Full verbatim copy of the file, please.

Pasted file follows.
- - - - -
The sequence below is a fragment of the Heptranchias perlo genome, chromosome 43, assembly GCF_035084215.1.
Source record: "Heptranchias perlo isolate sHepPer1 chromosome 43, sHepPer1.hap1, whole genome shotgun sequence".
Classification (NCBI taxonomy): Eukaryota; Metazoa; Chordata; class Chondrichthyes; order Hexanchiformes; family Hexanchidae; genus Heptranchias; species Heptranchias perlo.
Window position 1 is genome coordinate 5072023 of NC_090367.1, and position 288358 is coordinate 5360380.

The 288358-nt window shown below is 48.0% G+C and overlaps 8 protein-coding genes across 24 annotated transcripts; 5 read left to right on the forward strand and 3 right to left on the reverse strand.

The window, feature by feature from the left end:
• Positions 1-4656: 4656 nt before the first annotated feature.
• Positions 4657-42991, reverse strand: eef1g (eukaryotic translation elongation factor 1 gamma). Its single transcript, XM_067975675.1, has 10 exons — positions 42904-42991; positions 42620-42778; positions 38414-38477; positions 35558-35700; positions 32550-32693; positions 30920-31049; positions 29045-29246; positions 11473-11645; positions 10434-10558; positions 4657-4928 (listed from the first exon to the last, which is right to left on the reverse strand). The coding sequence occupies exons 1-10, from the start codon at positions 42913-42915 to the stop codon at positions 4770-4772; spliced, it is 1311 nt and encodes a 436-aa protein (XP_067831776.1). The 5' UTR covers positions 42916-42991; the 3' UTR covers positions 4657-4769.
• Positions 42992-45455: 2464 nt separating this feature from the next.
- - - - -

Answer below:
The sequence below is a fragment of the Heptranchias perlo genome, chromosome 43, assembly GCF_035084215.1.
Source record: "Heptranchias perlo isolate sHepPer1 chromosome 43, sHepPer1.hap1, whole genome shotgun sequence".
Classification (NCBI taxonomy): Eukaryota; Metazoa; Chordata; class Chondrichthyes; order Hexanchiformes; family Hexanchidae; genus Heptranchias; species Heptranchias perlo.
Window position 1 is genome coordinate 5072023 of NC_090367.1, and position 288358 is coordinate 5360380.

The 288358-nt window shown below is 48.0% G+C and overlaps 8 protein-coding genes across 24 annotated transcripts; 5 read left to right on the forward strand and 3 right to left on the reverse strand.

The window, feature by feature from the left end:
• Positions 1-4656: 4656 nt before the first annotated feature.
• Positions 4657-42991, reverse strand: eef1g (eukaryotic translation elongation factor 1 gamma). Its single transcript, XM_067975675.1, has 10 exons — positions 42904-42991; positions 42620-42778; positions 38414-38477; positions 35558-35700; positions 32550-32693; positions 30920-31049; positions 29045-29246; positions 11473-11645; positions 10434-10558; positions 4657-4928 (listed from the first exon to the last, which is right to left on the reverse strand). The coding sequence occupies exons 1-10, from the start codon at positions 42913-42915 to the stop codon at positions 4770-4772; spliced, it is 1311 nt and encodes a 436-aa protein (XP_067831776.1). The 5' UTR covers positions 42916-42991; the 3' UTR covers positions 4657-4769.
• Positions 42992-45455: 2464 nt separating this feature from the next.